That seems to be fixed now, but it shows there are always new attacks possible and when the incentive is right (Like a few billion $ kind of right) these could be specifically designed for certain blockchains.
MITM attacks
An MITM attack could find the public key in the first moment the public key is exposed. (During the time the transaction is sent from the sender to the nodes) So these transactions that are sent to the network, contain public keys that you could intercept. So that means that if you intercept transactions (and with that the private keys) and simultaneously delay their arrival to the blockchain network, you create extra time to derive the private key from the public key using a quantum computer. When you done that, you send a transaction of your own before the original transaction has arrived and is confirmed and send funds from that stolen address to an address of your choosing. The result would be that you have an extra 10, 20, 30 minutes (or however long you can delay the original transactions), to derive the public key. This can be done without ever needing to mess with a blockchain network, because the attack happens outside the network. Therefore, slower quantum computers form a threat. Meaning that earlier models of quantum computers can form a threat than they assume now.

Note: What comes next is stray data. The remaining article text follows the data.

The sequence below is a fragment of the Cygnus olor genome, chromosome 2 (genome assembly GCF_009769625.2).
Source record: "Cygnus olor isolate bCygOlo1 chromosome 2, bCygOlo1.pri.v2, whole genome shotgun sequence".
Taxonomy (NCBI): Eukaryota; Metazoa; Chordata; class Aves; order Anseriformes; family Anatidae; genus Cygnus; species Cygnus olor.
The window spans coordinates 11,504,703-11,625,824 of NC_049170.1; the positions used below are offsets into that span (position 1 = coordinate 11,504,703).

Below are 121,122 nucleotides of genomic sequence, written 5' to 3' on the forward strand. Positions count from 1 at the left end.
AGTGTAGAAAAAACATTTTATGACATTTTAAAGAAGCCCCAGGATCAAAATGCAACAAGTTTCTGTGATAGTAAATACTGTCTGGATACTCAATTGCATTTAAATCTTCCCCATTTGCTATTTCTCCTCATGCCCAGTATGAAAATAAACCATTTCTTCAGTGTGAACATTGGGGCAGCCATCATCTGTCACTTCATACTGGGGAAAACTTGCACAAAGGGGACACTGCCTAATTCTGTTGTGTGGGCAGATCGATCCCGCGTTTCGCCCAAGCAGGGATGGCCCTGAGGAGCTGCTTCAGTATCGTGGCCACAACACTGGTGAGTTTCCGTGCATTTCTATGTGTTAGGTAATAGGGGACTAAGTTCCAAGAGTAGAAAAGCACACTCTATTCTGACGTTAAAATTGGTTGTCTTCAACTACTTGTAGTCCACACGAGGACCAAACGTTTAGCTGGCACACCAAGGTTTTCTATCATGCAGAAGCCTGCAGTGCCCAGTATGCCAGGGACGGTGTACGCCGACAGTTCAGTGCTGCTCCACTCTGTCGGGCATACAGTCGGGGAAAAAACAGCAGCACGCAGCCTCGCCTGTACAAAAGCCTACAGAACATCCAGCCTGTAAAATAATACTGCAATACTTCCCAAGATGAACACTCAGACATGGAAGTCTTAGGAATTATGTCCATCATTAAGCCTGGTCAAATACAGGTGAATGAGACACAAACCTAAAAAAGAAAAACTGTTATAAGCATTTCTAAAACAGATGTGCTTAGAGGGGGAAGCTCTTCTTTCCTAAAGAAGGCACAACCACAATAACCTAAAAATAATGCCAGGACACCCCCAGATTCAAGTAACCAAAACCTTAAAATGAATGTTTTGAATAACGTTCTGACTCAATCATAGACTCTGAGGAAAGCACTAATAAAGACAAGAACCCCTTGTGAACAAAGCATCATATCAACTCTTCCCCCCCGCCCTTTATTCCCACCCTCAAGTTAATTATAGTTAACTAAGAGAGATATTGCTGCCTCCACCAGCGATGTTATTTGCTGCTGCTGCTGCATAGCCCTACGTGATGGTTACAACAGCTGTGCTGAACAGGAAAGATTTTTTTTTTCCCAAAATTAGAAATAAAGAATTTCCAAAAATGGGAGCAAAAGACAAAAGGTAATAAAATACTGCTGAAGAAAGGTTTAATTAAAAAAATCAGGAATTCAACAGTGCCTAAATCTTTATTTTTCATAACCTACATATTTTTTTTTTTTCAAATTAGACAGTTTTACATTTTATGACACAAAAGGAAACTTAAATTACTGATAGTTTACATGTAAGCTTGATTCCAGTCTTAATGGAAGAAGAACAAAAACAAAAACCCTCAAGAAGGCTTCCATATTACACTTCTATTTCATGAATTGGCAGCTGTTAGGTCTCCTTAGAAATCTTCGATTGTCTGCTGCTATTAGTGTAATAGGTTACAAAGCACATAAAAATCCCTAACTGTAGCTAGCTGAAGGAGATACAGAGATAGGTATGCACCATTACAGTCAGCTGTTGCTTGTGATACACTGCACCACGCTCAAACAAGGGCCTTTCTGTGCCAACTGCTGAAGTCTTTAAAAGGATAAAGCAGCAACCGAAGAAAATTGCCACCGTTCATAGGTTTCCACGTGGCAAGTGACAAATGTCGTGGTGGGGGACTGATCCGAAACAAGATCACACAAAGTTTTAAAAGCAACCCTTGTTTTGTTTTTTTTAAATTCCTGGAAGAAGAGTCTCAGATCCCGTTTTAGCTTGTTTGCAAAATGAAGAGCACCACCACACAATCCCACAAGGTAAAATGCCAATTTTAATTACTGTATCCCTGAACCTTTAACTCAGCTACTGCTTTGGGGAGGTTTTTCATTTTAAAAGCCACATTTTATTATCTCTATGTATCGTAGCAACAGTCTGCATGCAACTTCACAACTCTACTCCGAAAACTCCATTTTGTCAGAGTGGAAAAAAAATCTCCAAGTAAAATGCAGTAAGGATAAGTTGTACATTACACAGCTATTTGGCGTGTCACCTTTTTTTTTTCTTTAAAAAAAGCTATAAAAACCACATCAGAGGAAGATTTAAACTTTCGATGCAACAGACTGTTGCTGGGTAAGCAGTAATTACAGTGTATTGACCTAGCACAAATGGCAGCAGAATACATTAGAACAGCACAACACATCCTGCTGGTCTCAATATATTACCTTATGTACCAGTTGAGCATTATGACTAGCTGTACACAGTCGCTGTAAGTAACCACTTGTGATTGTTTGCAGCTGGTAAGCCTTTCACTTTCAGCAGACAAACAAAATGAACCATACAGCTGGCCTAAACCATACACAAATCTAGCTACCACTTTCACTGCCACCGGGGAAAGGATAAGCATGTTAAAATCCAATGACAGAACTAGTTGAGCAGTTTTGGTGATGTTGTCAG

When MITM attacks and hijacking transactions will form a threat to BTC, other blockchains will be vulnerable to the same attacks, especially MITM attacks. There are ways to prevent hijacking after arrival at the nodes. I will elaborate on that in the next article. At this point of time, the pub key would be useless to an attacker due to the fact there is no quantum computer available now. Once a quantum computer of the right size is available, it becomes a problem. For quantum resistant blockchains this is differetn. MITM attacks and hijacking is useless to quantum resistant blockchains like QRL and Mochimo because these projects use quantum resistant keys.